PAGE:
Ray could have sidestepped this issue by traveling to Virginia in person to request the birth certificate, but, she said, that would have violated the terms of her probation. She then said she tried to ask for a photo identification from the same Maryland justice system that had recently processed her, but failed there as well.
"I just couldn't believe it," Ray said. "I was at my wit's end."
Then, in March, Ray found Matarazzo through another nonprofit, Universal Counseling, that has been temporarily helping her get the insulin and other medicines she needs while off government assistance.
Eventually, with Matarazzo making telephone calls up the chain of command, they found that, because Ray previously had a valid state ID, she needed only a photocopy of her birth certificate, along with other documents proving she lived in Maryland, to get her new ID card.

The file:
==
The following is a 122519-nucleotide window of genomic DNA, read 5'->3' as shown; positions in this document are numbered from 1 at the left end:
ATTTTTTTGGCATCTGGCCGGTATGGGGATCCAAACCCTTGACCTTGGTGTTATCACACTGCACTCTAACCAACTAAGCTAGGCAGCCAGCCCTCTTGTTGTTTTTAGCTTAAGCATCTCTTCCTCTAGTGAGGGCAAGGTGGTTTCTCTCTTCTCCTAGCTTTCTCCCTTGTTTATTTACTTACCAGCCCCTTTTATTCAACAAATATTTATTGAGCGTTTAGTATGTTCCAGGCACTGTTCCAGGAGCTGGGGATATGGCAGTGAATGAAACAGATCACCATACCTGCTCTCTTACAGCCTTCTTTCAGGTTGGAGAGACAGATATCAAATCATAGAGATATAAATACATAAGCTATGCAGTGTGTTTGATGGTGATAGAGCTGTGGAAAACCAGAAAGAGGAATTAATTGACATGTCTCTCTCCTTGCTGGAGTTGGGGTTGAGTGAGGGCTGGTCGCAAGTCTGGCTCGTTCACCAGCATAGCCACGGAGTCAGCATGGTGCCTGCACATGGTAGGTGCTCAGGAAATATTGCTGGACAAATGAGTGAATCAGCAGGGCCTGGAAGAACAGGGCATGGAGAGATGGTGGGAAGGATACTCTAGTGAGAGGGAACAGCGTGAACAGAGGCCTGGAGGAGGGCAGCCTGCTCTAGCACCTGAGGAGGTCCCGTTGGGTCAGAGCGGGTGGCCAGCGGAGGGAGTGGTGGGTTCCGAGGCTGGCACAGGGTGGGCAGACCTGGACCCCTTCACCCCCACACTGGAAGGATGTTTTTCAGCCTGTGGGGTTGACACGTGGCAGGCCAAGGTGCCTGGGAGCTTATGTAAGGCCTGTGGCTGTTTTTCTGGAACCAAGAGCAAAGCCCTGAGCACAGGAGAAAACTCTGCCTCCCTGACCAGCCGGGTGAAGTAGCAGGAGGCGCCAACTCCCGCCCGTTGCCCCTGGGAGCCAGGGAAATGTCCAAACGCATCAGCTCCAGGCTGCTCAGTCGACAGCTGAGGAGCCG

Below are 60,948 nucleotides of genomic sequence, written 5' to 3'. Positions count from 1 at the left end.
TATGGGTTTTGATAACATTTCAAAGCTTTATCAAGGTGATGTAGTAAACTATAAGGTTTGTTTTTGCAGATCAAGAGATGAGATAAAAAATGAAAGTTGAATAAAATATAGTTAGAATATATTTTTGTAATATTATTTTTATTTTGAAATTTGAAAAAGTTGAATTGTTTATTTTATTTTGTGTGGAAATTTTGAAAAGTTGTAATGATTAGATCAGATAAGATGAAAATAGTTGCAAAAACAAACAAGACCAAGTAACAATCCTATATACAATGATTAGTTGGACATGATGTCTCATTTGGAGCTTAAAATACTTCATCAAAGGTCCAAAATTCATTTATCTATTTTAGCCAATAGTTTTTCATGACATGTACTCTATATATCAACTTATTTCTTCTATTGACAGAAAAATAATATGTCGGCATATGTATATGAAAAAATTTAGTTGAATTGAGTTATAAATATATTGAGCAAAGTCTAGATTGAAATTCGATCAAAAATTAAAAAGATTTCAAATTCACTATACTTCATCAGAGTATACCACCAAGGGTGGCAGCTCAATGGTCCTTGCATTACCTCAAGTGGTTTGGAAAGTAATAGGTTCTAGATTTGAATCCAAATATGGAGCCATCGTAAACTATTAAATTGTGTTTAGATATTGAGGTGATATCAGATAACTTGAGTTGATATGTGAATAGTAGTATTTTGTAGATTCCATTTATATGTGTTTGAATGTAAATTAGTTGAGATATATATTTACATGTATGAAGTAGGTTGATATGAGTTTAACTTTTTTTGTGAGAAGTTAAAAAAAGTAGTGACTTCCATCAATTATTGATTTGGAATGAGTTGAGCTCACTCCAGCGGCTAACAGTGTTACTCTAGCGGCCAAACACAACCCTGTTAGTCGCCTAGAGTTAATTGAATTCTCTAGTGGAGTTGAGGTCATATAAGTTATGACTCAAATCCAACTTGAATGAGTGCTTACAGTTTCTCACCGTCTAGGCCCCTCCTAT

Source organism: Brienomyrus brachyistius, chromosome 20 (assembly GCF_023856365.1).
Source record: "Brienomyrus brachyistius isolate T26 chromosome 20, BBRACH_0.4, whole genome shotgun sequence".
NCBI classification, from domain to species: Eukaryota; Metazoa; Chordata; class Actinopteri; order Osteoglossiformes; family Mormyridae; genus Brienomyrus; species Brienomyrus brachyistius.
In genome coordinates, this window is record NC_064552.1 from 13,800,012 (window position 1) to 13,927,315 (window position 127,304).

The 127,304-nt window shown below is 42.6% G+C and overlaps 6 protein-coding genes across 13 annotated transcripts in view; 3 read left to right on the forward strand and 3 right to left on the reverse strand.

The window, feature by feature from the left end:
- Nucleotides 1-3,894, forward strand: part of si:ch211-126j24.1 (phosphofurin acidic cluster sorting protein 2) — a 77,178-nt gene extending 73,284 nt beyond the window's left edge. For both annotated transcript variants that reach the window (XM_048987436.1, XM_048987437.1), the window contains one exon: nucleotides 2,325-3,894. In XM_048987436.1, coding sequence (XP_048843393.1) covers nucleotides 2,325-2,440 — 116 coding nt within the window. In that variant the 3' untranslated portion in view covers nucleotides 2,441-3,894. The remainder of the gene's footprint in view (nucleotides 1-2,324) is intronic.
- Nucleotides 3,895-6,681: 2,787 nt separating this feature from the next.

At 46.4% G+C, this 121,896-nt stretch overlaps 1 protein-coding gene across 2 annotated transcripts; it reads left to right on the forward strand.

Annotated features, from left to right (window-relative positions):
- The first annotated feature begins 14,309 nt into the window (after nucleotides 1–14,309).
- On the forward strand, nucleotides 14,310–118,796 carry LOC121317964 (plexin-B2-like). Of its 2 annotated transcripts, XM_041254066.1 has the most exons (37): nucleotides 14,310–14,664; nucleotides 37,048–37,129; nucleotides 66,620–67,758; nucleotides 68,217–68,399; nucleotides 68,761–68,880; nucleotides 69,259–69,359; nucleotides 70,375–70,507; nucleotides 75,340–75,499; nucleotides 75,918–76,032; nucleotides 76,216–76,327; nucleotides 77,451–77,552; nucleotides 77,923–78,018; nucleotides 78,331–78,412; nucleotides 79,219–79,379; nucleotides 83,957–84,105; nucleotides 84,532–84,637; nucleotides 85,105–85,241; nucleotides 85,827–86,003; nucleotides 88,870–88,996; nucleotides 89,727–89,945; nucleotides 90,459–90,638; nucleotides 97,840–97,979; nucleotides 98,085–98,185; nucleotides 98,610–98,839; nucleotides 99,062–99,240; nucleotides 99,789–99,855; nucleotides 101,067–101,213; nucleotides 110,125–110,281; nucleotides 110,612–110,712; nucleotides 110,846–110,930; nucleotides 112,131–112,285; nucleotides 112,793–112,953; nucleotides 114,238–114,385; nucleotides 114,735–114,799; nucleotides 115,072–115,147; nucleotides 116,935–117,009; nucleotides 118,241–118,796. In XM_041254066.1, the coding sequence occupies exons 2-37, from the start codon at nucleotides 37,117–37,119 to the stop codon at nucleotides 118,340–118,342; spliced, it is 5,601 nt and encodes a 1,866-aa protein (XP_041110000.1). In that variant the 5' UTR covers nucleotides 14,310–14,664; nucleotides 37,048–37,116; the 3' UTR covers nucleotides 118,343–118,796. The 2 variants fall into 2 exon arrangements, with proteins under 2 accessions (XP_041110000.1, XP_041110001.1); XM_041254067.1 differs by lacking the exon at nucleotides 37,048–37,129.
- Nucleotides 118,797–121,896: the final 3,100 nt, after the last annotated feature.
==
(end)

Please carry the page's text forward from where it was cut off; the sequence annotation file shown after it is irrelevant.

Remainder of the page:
On the morning of May 23, having already made several frustrating trips to the MVA office near Mondawmin Mall, Ray walked in again and, after finding the right employee to talk to, walked out minutes later with her ID card.
Matarazzo has since sent in a copy of that ID, along with other paperwork, to an online records company to get Ray's birth certificate. But the company said Ray needs to supply yet more information, Matarazzo said, before she can finally get the last vital piece she needs to get on Medicaid.
Once she has an original birth certificate in hand, Ray should be back on Medicaid within one to three months, after at least six months of wading through the new restrictions.
"It's a struggle. You've got to be willing once you put your foot forward, to finish the struggle," Ray said. "And I'm determined to get this."